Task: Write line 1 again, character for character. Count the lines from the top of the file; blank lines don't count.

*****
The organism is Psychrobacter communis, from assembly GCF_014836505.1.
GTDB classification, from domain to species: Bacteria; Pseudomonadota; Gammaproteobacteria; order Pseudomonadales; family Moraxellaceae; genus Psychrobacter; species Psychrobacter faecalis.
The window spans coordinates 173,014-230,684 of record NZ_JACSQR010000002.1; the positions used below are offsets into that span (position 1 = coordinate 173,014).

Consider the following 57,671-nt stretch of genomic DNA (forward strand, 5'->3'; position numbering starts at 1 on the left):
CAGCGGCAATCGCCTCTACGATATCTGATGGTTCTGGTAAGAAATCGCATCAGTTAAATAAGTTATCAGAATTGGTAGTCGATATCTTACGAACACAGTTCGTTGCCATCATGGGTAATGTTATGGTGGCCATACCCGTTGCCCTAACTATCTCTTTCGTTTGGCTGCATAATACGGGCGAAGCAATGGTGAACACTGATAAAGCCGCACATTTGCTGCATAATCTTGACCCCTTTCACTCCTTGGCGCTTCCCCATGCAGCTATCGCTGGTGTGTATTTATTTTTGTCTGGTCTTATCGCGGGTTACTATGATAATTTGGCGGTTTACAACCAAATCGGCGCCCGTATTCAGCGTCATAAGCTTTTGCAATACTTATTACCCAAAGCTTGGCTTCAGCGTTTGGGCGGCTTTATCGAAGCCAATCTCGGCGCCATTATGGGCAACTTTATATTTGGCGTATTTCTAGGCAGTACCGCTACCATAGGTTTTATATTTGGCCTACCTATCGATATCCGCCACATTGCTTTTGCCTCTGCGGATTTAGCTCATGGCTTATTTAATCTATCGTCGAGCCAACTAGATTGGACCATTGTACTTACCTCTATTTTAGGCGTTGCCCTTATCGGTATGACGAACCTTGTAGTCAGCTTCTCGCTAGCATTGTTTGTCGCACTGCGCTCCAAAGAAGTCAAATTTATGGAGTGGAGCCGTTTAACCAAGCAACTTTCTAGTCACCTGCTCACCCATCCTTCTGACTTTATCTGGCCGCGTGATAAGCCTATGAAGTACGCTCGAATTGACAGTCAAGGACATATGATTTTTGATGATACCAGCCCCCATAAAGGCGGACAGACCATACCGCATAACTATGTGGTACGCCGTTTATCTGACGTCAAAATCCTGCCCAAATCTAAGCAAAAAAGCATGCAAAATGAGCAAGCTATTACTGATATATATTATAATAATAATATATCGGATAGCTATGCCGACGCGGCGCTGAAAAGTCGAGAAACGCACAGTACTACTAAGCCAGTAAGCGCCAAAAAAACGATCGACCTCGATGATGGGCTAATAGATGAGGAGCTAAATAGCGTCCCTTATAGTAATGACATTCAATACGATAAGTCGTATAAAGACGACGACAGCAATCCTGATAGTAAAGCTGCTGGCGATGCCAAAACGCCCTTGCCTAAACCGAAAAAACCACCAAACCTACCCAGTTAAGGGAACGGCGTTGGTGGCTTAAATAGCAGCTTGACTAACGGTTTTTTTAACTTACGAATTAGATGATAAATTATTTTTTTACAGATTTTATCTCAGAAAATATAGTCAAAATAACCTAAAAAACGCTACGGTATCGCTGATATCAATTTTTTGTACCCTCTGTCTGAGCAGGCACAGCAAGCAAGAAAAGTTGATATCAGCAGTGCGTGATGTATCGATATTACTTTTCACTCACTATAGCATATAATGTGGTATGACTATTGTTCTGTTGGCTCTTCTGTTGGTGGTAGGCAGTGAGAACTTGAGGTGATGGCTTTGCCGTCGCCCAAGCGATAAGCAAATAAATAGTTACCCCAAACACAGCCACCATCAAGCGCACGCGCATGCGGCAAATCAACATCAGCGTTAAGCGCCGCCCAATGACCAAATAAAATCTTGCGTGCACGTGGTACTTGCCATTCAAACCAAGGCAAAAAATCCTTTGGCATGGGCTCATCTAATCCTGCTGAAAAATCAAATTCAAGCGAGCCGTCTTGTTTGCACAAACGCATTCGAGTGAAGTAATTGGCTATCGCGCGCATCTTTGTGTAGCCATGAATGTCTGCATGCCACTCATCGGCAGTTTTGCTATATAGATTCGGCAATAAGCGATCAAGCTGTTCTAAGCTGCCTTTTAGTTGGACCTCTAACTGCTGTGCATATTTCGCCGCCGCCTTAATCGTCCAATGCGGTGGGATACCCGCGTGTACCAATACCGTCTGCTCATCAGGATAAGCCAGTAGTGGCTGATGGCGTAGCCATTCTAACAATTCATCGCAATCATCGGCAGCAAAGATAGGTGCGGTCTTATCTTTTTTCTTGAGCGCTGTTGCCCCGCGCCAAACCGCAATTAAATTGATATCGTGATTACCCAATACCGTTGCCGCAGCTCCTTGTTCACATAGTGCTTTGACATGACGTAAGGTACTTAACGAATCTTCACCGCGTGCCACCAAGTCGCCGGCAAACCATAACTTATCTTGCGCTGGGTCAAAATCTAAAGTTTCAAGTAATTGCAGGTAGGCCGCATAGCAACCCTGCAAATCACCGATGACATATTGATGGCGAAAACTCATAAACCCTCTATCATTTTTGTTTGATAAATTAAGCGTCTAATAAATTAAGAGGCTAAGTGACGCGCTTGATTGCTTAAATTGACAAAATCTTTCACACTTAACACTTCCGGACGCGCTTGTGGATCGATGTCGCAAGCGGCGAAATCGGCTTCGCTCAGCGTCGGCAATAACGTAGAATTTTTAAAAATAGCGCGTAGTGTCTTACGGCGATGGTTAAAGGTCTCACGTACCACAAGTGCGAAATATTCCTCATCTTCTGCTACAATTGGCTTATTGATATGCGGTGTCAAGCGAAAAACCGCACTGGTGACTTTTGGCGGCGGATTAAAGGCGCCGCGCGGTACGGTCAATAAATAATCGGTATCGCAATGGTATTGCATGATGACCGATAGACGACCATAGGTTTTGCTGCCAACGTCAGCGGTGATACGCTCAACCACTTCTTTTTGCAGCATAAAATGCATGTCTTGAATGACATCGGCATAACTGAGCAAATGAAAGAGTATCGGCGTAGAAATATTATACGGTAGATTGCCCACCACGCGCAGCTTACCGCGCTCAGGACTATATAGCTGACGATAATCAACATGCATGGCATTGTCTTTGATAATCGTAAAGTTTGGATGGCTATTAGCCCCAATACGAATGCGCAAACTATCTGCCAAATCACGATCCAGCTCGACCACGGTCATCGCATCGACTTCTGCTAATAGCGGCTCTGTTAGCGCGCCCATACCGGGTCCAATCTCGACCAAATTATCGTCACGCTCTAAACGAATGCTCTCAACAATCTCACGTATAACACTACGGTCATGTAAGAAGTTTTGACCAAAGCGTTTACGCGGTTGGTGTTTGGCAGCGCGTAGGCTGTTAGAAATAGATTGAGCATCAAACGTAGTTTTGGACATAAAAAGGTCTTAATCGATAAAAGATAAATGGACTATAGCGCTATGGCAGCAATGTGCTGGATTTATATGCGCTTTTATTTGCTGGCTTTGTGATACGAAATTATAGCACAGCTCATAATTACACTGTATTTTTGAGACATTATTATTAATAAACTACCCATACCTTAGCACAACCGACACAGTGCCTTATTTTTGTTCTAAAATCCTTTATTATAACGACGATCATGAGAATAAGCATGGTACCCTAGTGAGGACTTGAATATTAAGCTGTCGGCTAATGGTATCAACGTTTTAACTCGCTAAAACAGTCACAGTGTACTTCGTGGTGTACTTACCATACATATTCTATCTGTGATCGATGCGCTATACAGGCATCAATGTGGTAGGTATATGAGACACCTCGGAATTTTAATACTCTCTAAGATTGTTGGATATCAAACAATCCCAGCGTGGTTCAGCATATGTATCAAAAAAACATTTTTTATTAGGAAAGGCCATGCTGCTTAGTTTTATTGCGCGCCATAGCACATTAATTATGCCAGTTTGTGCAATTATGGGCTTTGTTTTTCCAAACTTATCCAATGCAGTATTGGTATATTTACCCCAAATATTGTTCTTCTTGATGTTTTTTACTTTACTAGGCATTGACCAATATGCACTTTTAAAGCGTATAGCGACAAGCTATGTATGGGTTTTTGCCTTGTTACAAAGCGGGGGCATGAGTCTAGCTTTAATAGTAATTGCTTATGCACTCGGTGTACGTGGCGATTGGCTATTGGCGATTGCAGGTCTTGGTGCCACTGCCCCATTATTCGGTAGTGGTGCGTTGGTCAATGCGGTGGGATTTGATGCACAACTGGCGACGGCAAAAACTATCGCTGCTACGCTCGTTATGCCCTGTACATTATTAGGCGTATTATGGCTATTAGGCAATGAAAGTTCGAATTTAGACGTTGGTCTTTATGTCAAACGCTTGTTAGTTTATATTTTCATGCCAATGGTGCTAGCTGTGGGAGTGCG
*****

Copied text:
The organism is Psychrobacter communis, from assembly GCF_014836505.1.